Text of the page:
The discoveries of Joara and Fort San Juan have transformed the Berry site — a previously unused field on a tree farm — into one of the most significant archaeological sites in North America. The find also revises history, offering tangible evidence of 16th-century Spanish settlements in the interior.
“The average student thinks that our country’s history starts with Jamestown,” says anthropologist Charles Ewen, a professor at Eastern Carolina University who specializes in the Spanish colonial period. “The work at the Berry site reminds us of this earliest chapter in the state’s colonial history.”
And an eventful chapter it was: Pardo’s garrison traded with the locals, did some amateur prospecting (according to Spanish accounts, they may have mistaken quartz for diamonds), and went on a raid with a group of Joarans that may have taken them as far as northeastern Tennessee.
Soon, however, the relationship soured. By May 1568, news came to Santa Elena that San Juan and the other forts that Pardo established had been burned and all but one of the soldiers manning them killed.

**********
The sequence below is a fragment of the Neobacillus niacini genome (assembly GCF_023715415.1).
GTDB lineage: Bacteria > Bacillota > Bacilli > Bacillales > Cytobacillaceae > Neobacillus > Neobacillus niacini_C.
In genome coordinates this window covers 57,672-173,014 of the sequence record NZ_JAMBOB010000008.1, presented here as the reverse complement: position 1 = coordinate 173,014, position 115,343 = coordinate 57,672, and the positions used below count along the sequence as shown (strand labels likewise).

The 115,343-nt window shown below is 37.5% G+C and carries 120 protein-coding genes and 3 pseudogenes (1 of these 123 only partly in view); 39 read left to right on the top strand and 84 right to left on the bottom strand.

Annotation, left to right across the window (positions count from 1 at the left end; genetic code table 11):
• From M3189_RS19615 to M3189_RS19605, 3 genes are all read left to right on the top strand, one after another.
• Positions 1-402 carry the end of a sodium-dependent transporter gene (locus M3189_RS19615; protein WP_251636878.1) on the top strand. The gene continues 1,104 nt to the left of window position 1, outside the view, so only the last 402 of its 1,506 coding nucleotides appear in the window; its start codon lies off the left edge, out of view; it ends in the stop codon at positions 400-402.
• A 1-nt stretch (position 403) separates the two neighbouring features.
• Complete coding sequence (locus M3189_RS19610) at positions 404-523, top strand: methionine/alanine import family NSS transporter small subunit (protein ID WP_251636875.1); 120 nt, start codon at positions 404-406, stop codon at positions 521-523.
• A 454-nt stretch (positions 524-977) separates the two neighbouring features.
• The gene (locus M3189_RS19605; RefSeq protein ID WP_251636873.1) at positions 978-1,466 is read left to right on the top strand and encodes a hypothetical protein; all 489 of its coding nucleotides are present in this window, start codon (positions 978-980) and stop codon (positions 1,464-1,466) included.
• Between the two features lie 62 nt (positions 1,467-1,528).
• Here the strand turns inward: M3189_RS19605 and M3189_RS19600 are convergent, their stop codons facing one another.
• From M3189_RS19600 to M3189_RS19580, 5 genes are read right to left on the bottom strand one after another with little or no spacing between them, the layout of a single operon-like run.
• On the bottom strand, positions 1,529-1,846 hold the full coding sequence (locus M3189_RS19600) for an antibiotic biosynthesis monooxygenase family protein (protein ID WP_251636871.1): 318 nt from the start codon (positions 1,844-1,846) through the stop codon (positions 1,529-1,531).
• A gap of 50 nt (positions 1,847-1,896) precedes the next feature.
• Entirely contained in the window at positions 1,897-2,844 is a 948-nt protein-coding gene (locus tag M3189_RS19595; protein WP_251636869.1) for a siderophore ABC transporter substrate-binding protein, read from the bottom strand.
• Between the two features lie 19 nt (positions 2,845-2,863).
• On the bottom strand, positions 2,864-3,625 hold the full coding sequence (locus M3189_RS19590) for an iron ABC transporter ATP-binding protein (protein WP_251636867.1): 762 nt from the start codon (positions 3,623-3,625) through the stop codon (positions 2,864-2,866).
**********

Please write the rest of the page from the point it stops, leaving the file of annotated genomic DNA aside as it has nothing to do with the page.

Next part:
“The lost Spanish forts did not succeed, any more than the Lost Colony,” Ewen observes. “They could not succeed, as there simply wasn’t the support available to keep them supplied.”
The Spanish weren’t the only ones to lose in this early exchange, however. Native American populations in the area also suffered, entering a period of sharp decline.
“Over a 200-year period,” Moore says, “the population of Native Americans dropped in some cases as much as 90 percent.”
By the time settlers from England and other northern European countries began moving into the area in the 1700s, it was largely depopulated — a decline that began when the Spanish disrupted indigenous alliances and trade networks and made coastal settlements take on outsized importance.
Moore had set out to learn about the native people of WNC via the Berry site but found evidence of a fated encounter of two civilizations and shed a new light on a Native American society just before its decline.
Sharing the story
Today, Moore and his colleagues are working to educate the public about what the Berry site has to say about that pivotal moment in history. Moore’s goal is to bring attention to the Spanish influence on North Carolina’s colonial history. Since 2008, he’s been assisted by the Exploring Joara Foundation, whose mission is to expand public awareness and access to the site.